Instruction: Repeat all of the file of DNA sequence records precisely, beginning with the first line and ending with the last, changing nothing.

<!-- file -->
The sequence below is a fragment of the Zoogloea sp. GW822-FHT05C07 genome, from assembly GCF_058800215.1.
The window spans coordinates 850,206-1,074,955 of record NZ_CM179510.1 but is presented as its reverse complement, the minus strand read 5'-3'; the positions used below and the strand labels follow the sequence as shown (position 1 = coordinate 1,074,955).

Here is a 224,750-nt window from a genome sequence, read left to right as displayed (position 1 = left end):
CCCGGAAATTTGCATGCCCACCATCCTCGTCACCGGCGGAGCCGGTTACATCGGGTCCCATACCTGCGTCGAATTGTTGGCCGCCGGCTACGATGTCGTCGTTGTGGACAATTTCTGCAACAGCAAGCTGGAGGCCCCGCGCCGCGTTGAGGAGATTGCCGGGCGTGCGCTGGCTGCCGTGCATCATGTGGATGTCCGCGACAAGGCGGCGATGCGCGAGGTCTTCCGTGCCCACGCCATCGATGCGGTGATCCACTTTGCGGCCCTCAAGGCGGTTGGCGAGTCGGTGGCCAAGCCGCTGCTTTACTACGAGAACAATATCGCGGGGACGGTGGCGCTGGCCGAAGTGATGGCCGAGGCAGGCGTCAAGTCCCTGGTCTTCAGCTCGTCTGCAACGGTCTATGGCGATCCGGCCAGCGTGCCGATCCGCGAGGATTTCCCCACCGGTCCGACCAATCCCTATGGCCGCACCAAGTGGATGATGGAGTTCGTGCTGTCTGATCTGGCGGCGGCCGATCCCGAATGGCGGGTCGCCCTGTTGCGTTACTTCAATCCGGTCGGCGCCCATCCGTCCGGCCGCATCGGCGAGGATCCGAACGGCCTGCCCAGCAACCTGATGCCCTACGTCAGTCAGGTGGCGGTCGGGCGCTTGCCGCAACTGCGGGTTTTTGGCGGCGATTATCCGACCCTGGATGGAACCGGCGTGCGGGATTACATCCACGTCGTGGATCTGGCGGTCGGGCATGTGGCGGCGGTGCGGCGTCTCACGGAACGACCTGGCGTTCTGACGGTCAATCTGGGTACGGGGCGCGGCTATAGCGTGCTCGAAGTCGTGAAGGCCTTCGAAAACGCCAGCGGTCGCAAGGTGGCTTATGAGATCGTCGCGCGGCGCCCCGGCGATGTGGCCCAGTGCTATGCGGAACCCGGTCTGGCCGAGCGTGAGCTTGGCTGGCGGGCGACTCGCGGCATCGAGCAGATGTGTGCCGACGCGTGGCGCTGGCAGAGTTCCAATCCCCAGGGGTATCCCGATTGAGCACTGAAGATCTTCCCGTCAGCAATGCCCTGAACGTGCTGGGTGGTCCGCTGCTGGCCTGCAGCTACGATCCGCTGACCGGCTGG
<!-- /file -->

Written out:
The sequence below is a fragment of the Zoogloea sp. GW822-FHT05C07 genome, from assembly GCF_058800215.1.
The window spans coordinates 850,206-1,074,955 of record NZ_CM179510.1 but is presented as its reverse complement, the minus strand read 5'-3'; the positions used below and the strand labels follow the sequence as shown (position 1 = coordinate 1,074,955).

Here is a 224,750-nt window from a genome sequence, read left to right as displayed (position 1 = left end):
CCCGGAAATTTGCATGCCCACCATCCTCGTCACCGGCGGAGCCGGTTACATCGGGTCCCATACCTGCGTCGAATTGTTGGCCGCCGGCTACGATGTCGTCGTTGTGGACAATTTCTGCAACAGCAAGCTGGAGGCCCCGCGCCGCGTTGAGGAGATTGCCGGGCGTGCGCTGGCTGCCGTGCATCATGTGGATGTCCGCGACAAGGCGGCGATGCGCGAGGTCTTCCGTGCCCACGCCATCGATGCGGTGATCCACTTTGCGGCCCTCAAGGCGGTTGGCGAGTCGGTGGCCAAGCCGCTGCTTTACTACGAGAACAATATCGCGGGGACGGTGGCGCTGGCCGAAGTGATGGCCGAGGCAGGCGTCAAGTCCCTGGTCTTCAGCTCGTCTGCAACGGTCTATGGCGATCCGGCCAGCGTGCCGATCCGCGAGGATTTCCCCACCGGTCCGACCAATCCCTATGGCCGCACCAAGTGGATGATGGAGTTCGTGCTGTCTGATCTGGCGGCGGCCGATCCCGAATGGCGGGTCGCCCTGTTGCGTTACTTCAATCCGGTCGGCGCCCATCCGTCCGGCCGCATCGGCGAGGATCCGAACGGCCTGCCCAGCAACCTGATGCCCTACGTCAGTCAGGTGGCGGTCGGGCGCTTGCCGCAACTGCGGGTTTTTGGCGGCGATTATCCGACCCTGGATGGAACCGGCGTGCGGGATTACATCCACGTCGTGGATCTGGCGGTCGGGCATGTGGCGGCGGTGCGGCGTCTCACGGAACGACCTGGCGTTCTGACGGTCAATCTGGGTACGGGGCGCGGCTATAGCGTGCTCGAAGTCGTGAAGGCCTTCGAAAACGCCAGCGGTCGCAAGGTGGCTTATGAGATCGTCGCGCGGCGCCCCGGCGATGTGGCCCAGTGCTATGCGGAACCCGGTCTGGCCGAGCGTGAGCTTGGCTGGCGGGCGACTCGCGGCATCGAGCAGATGTGTGCCGACGCGTGGCGCTGGCAGAGTTCCAATCCCCAGGGGTATCCCGATTGAGCACTGAAGATCTTCCCGTCAGCAATGCCCTGAACGTGCTGGGTGGTCCGCTGCTGGCCTGCAGCTACGATCCGCTGACCGGCTGG